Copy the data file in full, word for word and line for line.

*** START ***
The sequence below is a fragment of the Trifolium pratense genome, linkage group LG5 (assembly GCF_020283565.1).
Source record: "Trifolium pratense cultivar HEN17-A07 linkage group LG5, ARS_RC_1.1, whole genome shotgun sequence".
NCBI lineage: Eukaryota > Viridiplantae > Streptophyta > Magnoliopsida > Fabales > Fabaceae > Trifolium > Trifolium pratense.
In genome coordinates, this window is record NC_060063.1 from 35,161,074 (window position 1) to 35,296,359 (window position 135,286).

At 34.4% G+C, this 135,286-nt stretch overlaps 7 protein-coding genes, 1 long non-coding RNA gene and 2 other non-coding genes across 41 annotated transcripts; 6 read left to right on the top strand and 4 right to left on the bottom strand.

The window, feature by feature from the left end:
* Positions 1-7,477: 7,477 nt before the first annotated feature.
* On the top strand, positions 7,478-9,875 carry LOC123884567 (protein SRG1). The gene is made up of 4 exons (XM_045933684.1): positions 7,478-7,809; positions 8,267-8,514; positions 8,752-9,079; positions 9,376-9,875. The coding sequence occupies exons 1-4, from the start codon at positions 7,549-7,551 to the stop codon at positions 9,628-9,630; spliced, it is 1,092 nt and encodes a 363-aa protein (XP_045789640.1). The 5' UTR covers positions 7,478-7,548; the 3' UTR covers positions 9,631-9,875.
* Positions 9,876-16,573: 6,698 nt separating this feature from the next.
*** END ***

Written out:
The sequence below is a fragment of the Trifolium pratense genome, linkage group LG5 (assembly GCF_020283565.1).
Source record: "Trifolium pratense cultivar HEN17-A07 linkage group LG5, ARS_RC_1.1, whole genome shotgun sequence".
NCBI lineage: Eukaryota > Viridiplantae > Streptophyta > Magnoliopsida > Fabales > Fabaceae > Trifolium > Trifolium pratense.
In genome coordinates, this window is record NC_060063.1 from 35,161,074 (window position 1) to 35,296,359 (window position 135,286).

At 34.4% G+C, this 135,286-nt stretch overlaps 7 protein-coding genes, 1 long non-coding RNA gene and 2 other non-coding genes across 41 annotated transcripts; 6 read left to right on the top strand and 4 right to left on the bottom strand.

The window, feature by feature from the left end:
* Positions 1-7,477: 7,477 nt before the first annotated feature.
* On the top strand, positions 7,478-9,875 carry LOC123884567 (protein SRG1). The gene is made up of 4 exons (XM_045933684.1): positions 7,478-7,809; positions 8,267-8,514; positions 8,752-9,079; positions 9,376-9,875. The coding sequence occupies exons 1-4, from the start codon at positions 7,549-7,551 to the stop codon at positions 9,628-9,630; spliced, it is 1,092 nt and encodes a 363-aa protein (XP_045789640.1). The 5' UTR covers positions 7,478-7,548; the 3' UTR covers positions 9,631-9,875.
* Positions 9,876-16,573: 6,698 nt separating this feature from the next.